How to rent an apartment if you have poor credit or no credit history
If you have not had the opportunity to establish a credit history or you’re trying to rent with bad credit, you may need to find a guarantor or cosigner.
- A guarantor is someone willing to help pay rent, rental fees, or damages you cannot pay. They will be asked to sign the lease as a guarantor.
- A cosigner is someone who signs your lease, guaranteeing that if you don’t pay your rent, they will take responsibility. They often live with you as a roommate. A cosigner must complete the apartment application process and all background and credit checks. If rent is not paid by either the renter or cosigner, any past due payments will negatively affect both parties’ credit scores.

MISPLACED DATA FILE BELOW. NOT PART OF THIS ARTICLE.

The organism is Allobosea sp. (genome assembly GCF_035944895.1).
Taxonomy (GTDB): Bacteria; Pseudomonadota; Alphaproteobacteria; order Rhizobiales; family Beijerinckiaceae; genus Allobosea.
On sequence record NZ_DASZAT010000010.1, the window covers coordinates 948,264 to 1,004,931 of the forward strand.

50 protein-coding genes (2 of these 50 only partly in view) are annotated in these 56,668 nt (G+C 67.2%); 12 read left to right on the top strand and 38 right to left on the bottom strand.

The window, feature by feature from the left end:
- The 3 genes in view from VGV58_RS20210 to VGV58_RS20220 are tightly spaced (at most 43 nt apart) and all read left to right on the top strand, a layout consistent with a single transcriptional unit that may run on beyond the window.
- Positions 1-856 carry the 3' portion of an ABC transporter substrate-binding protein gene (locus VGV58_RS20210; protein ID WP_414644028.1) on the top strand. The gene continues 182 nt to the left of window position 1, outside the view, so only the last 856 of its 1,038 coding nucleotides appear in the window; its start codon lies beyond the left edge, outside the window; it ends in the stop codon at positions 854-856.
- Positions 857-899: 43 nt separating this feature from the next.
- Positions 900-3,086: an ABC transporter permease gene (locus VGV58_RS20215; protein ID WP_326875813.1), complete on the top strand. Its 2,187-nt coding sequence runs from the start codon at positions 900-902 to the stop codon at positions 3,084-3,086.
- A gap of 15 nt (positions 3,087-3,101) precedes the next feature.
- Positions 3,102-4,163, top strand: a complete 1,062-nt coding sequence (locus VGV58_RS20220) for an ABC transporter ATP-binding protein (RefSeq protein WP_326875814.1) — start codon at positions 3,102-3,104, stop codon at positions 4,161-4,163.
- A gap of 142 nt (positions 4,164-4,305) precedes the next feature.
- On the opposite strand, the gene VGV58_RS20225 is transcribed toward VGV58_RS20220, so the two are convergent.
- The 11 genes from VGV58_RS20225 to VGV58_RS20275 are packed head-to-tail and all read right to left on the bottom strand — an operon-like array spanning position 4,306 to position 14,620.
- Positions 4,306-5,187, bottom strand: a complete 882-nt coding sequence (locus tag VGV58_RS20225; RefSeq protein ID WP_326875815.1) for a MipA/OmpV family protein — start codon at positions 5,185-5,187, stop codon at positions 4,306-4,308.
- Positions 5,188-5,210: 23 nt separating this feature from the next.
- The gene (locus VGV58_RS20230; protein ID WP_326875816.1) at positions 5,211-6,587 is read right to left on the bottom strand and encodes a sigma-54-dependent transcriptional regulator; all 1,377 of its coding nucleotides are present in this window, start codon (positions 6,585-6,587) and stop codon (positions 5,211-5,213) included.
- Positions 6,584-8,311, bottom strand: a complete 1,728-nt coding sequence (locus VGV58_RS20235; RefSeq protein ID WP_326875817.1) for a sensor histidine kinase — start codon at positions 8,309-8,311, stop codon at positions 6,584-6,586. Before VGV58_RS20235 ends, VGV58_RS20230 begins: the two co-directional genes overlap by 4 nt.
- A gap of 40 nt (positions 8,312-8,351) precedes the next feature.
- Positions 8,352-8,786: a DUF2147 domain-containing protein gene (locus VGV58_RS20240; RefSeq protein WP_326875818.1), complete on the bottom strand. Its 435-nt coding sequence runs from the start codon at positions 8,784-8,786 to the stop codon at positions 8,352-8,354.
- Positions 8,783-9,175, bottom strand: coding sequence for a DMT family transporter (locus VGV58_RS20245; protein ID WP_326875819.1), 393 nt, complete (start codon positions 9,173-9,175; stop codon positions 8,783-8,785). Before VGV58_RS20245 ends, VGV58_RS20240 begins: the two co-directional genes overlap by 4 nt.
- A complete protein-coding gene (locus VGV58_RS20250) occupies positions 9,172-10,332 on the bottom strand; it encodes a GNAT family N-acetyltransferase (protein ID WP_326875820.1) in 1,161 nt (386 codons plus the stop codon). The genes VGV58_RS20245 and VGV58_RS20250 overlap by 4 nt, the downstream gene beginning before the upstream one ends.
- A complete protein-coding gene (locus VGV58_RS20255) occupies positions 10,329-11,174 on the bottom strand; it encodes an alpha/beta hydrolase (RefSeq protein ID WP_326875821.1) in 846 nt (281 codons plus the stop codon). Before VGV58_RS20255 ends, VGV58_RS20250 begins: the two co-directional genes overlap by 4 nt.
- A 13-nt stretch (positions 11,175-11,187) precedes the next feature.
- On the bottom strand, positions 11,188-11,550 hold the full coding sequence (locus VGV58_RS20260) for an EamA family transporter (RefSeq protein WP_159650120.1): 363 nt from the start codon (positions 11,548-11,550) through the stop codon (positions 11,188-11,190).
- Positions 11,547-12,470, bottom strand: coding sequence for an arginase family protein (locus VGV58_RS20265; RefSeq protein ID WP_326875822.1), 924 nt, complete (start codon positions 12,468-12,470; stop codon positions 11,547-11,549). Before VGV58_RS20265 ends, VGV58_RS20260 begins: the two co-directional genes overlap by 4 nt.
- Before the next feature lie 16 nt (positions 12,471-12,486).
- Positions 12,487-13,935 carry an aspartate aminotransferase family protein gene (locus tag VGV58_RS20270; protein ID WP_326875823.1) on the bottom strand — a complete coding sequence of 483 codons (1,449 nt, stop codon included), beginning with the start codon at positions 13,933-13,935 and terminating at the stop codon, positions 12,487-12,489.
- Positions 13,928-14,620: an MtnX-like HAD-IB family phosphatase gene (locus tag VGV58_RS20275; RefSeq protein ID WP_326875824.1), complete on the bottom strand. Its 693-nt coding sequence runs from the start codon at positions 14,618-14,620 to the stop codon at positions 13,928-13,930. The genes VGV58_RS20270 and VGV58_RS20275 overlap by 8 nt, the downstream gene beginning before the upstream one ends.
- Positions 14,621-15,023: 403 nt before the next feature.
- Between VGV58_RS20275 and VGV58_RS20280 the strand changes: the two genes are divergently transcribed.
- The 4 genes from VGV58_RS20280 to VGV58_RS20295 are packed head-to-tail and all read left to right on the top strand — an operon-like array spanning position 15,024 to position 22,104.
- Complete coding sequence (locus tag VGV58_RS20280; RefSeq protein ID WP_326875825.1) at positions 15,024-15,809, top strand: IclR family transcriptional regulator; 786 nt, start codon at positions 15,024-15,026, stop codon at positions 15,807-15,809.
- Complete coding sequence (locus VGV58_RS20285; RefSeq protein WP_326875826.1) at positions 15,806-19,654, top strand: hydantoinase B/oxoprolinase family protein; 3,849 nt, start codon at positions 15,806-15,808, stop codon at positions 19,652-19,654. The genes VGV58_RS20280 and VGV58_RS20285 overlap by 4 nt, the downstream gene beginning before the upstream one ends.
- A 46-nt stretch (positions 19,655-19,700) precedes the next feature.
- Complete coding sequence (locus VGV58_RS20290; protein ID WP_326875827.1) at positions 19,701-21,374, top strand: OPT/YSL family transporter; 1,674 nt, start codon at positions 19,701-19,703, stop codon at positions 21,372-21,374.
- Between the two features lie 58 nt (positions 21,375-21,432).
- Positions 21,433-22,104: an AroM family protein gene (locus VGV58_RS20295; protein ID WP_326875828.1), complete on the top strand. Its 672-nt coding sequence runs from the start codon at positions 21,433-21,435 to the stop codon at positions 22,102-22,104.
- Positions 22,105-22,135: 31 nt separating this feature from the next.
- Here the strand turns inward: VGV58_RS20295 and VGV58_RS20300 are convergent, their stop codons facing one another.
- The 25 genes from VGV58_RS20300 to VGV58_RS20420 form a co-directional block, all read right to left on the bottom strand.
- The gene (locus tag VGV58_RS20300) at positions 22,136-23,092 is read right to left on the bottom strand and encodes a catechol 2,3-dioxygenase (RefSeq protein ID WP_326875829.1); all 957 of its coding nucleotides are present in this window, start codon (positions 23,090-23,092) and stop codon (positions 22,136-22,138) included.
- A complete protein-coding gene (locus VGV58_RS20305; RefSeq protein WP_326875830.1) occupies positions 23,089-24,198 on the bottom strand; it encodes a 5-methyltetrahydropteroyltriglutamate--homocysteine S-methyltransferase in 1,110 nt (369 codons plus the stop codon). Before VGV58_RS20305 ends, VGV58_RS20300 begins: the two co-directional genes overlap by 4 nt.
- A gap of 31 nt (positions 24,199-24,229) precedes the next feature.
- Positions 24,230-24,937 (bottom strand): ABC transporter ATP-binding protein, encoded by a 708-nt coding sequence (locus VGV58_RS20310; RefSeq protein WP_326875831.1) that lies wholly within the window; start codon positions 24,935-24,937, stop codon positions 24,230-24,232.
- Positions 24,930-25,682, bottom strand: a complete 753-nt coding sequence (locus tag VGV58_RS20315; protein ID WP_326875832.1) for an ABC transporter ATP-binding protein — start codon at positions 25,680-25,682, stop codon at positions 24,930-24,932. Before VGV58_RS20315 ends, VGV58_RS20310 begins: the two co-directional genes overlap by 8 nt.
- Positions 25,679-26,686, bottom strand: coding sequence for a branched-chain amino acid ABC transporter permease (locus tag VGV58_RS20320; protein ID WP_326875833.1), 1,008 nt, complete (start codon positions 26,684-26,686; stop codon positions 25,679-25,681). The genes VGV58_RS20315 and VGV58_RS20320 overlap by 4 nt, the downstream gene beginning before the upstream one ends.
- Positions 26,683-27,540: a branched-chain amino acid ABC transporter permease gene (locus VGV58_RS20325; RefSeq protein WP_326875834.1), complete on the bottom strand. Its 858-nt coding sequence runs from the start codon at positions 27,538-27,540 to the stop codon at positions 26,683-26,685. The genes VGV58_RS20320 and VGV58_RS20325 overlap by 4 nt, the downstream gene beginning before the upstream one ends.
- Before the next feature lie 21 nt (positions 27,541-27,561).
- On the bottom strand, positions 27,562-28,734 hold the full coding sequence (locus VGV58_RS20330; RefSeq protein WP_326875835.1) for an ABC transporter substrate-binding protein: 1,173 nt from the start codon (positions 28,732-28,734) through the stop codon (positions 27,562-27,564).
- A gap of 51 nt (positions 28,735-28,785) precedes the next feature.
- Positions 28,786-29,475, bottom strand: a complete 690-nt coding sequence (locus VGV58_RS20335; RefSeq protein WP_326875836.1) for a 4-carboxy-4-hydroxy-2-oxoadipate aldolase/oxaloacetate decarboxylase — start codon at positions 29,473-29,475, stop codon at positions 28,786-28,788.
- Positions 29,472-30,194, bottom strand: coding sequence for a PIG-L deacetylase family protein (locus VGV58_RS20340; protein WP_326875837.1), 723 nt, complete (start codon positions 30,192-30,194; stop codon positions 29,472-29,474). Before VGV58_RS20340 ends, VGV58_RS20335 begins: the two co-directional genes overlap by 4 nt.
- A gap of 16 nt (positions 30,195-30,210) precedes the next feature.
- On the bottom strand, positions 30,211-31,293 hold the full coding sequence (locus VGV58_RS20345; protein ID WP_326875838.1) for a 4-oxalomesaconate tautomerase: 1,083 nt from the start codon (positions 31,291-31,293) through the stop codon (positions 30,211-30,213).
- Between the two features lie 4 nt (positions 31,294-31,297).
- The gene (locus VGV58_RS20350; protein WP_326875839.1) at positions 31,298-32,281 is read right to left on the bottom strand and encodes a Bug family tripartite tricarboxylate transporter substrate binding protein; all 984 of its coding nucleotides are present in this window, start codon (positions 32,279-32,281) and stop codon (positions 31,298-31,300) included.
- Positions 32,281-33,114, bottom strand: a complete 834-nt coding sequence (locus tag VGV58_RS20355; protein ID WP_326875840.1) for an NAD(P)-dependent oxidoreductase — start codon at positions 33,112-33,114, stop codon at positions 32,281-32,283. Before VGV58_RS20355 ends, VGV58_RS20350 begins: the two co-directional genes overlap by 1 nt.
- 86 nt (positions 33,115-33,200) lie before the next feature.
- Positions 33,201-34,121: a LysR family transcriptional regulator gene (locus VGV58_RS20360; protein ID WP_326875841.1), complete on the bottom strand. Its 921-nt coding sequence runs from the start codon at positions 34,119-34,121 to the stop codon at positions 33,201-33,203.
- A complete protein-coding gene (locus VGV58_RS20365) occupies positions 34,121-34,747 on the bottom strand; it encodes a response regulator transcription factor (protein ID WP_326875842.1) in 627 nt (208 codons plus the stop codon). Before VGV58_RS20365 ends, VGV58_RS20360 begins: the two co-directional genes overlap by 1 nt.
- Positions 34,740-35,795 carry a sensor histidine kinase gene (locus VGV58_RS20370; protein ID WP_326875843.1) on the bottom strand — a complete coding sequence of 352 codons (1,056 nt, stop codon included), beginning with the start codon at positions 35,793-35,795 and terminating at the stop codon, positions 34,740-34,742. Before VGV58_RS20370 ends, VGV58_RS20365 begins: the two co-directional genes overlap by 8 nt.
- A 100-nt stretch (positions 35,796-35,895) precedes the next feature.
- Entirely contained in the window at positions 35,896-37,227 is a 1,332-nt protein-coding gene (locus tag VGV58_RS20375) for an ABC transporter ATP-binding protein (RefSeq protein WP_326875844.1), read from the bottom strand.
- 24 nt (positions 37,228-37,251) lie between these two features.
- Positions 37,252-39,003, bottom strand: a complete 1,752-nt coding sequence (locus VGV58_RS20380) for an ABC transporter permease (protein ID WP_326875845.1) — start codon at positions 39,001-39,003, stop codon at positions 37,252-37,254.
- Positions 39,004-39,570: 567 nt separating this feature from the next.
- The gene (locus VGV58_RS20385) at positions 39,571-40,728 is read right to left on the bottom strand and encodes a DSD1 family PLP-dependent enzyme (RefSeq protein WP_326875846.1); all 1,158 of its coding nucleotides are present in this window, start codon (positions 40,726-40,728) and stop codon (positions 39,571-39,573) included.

Step 4: Decide if you need roommates
If you can’t afford to rent an apartment without a roommate to share costs, be sure the person or people you choose will mesh with your lifestyle. Typically, a roommate is added to the lease and must go through the rental application process and credit checks. The landlord might increase the security deposit or rent due to additional “wear and tear” on the apartment. Ask the landlord or property management company about their policy concerning roommates.
Step 5: Know the best time of year to look for an apartment
Rent prices often change seasonally. If your move timeframe is flexible, winter is typically the least competitive time of the year when you are more likely to find the best deals. By being strategic about when you search for an apartment, you may be able to save money on rent.
Step 6: Create a checklist for your apartment requirements